What Is the What: The Autobiography of Valentino Achak Deng
eldest among us—Dut Majok, our leader, for better and worse, no more than eighteen or twenty—rebuked them with quick ferocity. Calling out in the night was forbidden, for it brought unwanted attention to the group. Sometimes a message—this boy was injured, this boy has collapsed—could be sent up the line, whispered from one boy to another, until the message reached Dut. But this night, Deng and I assumed that everyone knew about the shuffling in the grass and had decided that this shuffling was common and not a threat.
    Soon the sounds in the grass grew louder. Sticks broke. Grass crashed and then went quiet as the creature sped and slowed, running up and down along the line of us. The sounds were with the group for some time. The moon was high when the movement in the grass began and the moon had begun to fall and dim when the shuffling finally stopped.
    The lion was a simple black silhouette, broad shoulders, its thick legs outstretched, its mouth open. It jumped from the grass, knocked a boy from his feet. I could not see this part, my vision obscured by the line of boys in front of me. I heard a brief wail. Then I saw the lion clearly again as it trotted to the other side of the path, the boy neatly in its jaws. The animal and its prey disappeared into the high grass and the wailing stopped in a moment. That first boy’s name was Ariath.
    —Sit down! Dut yelled.
    We sat as if the wind had knocked us all down, one by one, from the front of the line to the back. One boy, I remember his name as Angelo, he ran. He thought it was better to run from the lion than to sit, so he ran into the high grass. This is when I saw the lion again. The animal broke across the path once more, leaping, it caught Angelo quickly. In a few moments the lion carried the second boy in his mouth, his teeth settled into Angelo’s neck and clavicle. He brought this boy to where he had deposited Ariath.
    We heard whimpers but soon the grass was quiet.
    Dut Majok stood for some time. He could not decide if we should walk or sit. A tall boy, Kur Garang Kur, the oldest next to Dut, crawled down the line to Dut, and spoke into his ear. Dut nodded. It was decided that we should continue walking, and we did. It was then that Kur became the principal adviser to Dut Majok, and the leader of the line of boys when Dut would disappear for days at a time. Thank God for Kur; without him we would have lost many more boys, to lions and bombs and thirst.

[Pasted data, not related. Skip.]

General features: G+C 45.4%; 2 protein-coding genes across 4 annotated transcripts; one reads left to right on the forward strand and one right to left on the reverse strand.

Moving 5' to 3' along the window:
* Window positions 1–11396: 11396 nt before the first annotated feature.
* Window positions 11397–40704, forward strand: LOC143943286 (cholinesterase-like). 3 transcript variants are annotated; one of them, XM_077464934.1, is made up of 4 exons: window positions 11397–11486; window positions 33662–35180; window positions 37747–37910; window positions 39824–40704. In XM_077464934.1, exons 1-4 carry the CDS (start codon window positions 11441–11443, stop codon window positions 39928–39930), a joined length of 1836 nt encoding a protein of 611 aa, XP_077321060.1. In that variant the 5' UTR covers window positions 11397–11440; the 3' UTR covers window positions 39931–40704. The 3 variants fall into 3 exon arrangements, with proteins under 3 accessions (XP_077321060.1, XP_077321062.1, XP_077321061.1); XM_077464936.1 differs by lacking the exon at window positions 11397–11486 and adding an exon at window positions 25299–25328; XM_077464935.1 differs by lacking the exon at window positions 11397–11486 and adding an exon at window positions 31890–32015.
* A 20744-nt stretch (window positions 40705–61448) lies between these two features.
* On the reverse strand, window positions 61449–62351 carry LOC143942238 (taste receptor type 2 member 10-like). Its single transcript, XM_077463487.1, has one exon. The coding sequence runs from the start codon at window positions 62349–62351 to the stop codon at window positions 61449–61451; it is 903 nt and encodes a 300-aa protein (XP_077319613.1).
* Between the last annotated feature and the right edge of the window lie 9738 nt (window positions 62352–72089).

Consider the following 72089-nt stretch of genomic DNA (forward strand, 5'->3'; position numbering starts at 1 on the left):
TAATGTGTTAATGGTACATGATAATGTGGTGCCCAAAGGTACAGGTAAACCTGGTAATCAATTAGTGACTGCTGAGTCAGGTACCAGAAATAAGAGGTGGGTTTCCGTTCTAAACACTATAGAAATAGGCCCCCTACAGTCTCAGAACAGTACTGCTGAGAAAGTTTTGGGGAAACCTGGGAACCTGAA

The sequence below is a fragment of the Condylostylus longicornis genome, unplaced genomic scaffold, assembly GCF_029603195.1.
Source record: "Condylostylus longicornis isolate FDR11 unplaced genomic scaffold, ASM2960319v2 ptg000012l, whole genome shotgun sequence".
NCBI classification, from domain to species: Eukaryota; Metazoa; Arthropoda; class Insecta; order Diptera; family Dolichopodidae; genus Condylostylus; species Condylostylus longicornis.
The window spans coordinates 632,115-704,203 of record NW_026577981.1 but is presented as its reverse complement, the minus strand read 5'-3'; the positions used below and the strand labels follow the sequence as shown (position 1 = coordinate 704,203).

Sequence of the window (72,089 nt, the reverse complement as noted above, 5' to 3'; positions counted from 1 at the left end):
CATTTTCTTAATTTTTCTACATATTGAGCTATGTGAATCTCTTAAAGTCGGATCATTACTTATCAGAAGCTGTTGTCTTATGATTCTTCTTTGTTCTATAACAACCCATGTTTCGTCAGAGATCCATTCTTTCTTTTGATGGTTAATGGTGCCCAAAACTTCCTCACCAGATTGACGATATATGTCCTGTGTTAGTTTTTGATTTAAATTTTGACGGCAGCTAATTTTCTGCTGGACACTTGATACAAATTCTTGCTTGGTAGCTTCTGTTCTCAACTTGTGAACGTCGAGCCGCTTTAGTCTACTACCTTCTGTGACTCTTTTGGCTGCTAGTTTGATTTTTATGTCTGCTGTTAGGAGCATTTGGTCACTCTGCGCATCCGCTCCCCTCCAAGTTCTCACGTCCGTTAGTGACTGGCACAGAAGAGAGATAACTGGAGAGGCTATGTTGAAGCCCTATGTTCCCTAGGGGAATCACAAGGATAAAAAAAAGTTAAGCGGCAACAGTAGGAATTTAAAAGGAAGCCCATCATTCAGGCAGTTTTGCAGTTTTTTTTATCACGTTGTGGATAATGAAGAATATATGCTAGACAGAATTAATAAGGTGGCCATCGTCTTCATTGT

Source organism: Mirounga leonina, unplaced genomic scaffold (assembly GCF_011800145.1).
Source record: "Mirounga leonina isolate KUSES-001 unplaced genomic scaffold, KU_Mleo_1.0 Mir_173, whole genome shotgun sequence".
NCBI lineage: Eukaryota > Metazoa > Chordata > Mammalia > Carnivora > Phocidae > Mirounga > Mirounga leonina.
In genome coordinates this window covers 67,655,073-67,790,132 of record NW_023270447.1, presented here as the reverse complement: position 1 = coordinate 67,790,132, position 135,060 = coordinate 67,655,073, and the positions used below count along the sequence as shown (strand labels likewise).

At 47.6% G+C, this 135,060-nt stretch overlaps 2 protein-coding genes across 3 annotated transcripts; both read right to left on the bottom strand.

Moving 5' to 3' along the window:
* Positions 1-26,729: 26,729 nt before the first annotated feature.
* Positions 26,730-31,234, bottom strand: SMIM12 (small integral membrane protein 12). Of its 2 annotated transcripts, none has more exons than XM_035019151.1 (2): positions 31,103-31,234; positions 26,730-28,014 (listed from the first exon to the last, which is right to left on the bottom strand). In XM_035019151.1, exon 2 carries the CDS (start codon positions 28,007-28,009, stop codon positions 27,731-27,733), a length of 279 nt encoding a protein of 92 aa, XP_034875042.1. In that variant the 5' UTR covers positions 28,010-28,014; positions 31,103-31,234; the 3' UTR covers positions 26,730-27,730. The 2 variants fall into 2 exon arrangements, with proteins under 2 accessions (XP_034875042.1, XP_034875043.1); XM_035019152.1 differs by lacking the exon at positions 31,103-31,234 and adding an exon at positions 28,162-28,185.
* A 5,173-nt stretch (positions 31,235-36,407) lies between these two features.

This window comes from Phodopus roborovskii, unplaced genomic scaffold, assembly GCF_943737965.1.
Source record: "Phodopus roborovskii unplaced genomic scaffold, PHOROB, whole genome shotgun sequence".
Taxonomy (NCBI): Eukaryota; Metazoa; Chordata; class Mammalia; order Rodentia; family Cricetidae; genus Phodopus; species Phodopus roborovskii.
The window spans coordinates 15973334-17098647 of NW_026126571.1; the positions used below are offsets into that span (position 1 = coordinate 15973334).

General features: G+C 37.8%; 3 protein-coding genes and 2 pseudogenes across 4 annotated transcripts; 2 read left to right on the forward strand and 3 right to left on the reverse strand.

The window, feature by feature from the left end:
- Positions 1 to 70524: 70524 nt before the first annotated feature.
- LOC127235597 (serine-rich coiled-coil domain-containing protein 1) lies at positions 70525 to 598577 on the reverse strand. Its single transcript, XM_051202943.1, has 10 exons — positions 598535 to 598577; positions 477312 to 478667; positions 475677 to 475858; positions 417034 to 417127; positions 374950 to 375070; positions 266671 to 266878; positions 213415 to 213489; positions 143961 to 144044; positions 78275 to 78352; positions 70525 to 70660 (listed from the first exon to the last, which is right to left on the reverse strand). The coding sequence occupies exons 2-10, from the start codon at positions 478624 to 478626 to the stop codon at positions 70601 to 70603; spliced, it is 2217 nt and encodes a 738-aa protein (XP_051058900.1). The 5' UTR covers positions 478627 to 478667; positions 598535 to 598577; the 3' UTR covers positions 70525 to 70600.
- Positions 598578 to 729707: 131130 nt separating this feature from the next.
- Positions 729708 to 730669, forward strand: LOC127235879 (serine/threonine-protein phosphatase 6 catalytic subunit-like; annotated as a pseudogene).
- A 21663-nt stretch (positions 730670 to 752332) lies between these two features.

After the lions, we did not want to stop that night. We were not tired, we said, and could walk until dawn. But Dut said sleep was necessary. He sensed there were government army soldiers in the area; we needed to sleep and learn more in the morning about our whereabouts. We believed nothing Dut said because many of us blamed him for the deaths of Angelo and Ariath. Ignoring our complaints, he gathered us into a clearing and told us to sleep. But for some time, though we had walked since sunrise, no boy could close his eyes. Deng and I sat up, staring into the grass, watching for movement, listening for the pushing or breaking of sticks.
    No boy turned his back to the tall grasses. We sat spine to spine, in pairs, so we could warn each other of predators. Soon we were a circle, and those of us who slept, did so with our bodies radiating from the center. I found a place in the middle of the circle and made myself as comfortable as possible. Meanwhile, the boys on the outside of the circle were trying to move into the middle. No one wanted to be at the edge.
    I awoke in the night and found I was no longer at the center. I was cold, connected to no one. I looked around, only to find the circle had moved. As I had been sleeping, the boys outside were moving to the inside, so much that the circle had migrated twenty feet to my left, leaving me outside and alone. So I moved back into the middle, accidentally stepping on Deng’s hand. Deng slapped my ankle, shot me a look of disapproval, but then went back to

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